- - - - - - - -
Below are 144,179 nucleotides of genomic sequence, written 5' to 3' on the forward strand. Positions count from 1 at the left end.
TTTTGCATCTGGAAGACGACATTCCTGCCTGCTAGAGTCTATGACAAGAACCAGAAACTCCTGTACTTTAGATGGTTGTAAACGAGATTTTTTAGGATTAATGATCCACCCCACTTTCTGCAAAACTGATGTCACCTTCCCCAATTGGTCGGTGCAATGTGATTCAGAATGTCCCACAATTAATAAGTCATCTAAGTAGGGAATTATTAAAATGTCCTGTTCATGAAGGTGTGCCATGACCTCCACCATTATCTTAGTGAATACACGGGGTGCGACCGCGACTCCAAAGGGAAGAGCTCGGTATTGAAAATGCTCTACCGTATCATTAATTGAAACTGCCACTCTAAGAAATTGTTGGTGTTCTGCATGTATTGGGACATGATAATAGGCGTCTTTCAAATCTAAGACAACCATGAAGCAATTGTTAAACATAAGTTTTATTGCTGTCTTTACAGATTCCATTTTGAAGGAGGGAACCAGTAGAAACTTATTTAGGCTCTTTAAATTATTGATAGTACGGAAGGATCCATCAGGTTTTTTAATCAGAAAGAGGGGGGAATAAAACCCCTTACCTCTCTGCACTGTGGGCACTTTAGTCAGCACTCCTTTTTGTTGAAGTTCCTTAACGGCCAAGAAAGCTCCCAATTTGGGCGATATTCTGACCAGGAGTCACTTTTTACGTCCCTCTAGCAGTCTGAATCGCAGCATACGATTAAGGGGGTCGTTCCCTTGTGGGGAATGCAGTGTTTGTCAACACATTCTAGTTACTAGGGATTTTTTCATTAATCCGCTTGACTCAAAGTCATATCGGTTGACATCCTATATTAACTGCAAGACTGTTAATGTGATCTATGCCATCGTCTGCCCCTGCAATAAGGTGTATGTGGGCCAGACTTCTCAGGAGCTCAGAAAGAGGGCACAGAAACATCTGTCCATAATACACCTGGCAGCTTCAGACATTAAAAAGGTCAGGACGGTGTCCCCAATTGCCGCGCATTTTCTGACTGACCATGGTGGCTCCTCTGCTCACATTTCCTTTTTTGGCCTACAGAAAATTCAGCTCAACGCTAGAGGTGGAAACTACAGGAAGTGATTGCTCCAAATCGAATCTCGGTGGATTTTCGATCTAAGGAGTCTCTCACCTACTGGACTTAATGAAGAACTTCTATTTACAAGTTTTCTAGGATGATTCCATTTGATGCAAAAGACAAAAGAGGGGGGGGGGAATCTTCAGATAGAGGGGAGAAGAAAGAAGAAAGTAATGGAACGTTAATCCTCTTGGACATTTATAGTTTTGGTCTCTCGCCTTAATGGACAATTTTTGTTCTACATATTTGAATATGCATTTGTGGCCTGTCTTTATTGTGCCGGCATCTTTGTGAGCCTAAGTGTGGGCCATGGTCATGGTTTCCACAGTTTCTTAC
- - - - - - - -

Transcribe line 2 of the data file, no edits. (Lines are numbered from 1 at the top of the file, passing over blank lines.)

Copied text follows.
TTTTGCATCTGGAAGACGACATTCCTGCCTGCTAGAGTCTATGACAAGAACCAGAAACTCCTGTACTTTAGATGGTTGTAAACGAGATTTTTTAGGATTAATGATCCACCCCACTTTCTGCAAAACTGATGTCACCTTCCCCAATTGGTCGGTGCAATGTGATTCAGAATGTCCCACAATTAATAAGTCATCTAAGTAGGGAATTATTAAAATGTCCTGTTCATGAAGGTGTGCCATGACCTCCACCATTATCTTAGTGAATACACGGGGTGCGACCGCGACTCCAAAGGGAAGAGCTCGGTATTGAAAATGCTCTACCGTATCATTAATTGAAACTGCCACTCTAAGAAATTGTTGGTGTTCTGCATGTATTGGGACATGATAATAGGCGTCTTTCAAATCTAAGACAACCATGAAGCAATTGTTAAACATAAGTTTTATTGCTGTCTTTACAGATTCCATTTTGAAGGAGGGAACCAGTAGAAACTTATTTAGGCTCTTTAAATTATTGATAGTACGGAAGGATCCATCAGGTTTTTTAATCAGAAAGAGGGGGGAATAAAACCCCTTACCTCTCTGCACTGTGGGCACTTTAGTCAGCACTCCTTTTTGTTGAAGTTCCTTAACGGCCAAGAAAGCTCCCAATTTGGGCGATATTCTGACCAGGAGTCACTTTTTACGTCCCTCTAGCAGTCTGAATCGCAGCATACGATTAAGGGGGTCGTTCCCTTGTGGGGAATGCAGTGTTTGTCAACACATTCTAGTTACTAGGGATTTTTTCATTAATCCGCTTGACTCAAAGTCATATCGGTTGACATCCTATATTAACTGCAAGACTGTTAATGTGATCTATGCCATCGTCTGCCCCTGCAATAAGGTGTATGTGGGCCAGACTTCTCAGGAGCTCAGAAAGAGGGCACAGAAACATCTGTCCATAATACACCTGGCAGCTTCAGACATTAAAAAGGTCAGGACGGTGTCCCCAATTGCCGCGCATTTTCTGACTGACCATGGTGGCTCCTCTGCTCACATTTCCTTTTTTGGCCTACAGAAAATTCAGCTCAACGCTAGAGGTGGAAACTACAGGAAGTGATTGCTCCAAATCGAATCTCGGTGGATTTTCGATCTAAGGAGTCTCTCACCTACTGGACTTAATGAAGAACTTCTATTTACAAGTTTTCTAGGATGATTCCATTTGATGCAAAAGACAAAAGAGGGGGGGGGGAATCTTCAGATAGAGGGGAGAAGAAAGAAGAAAGTAATGGAACGTTAATCCTCTTGGACATTTATAGTTTTGGTCTCTCGCCTTAATGGACAATTTTTGTTCTACATATTTGAATATGCATTTGTGGCCTGTCTTTATTGTGCCGGCATCTTTGTGAGCCTAAGTGTGGGCCATGGTCATGGTTTCCACAGTTTCTTAC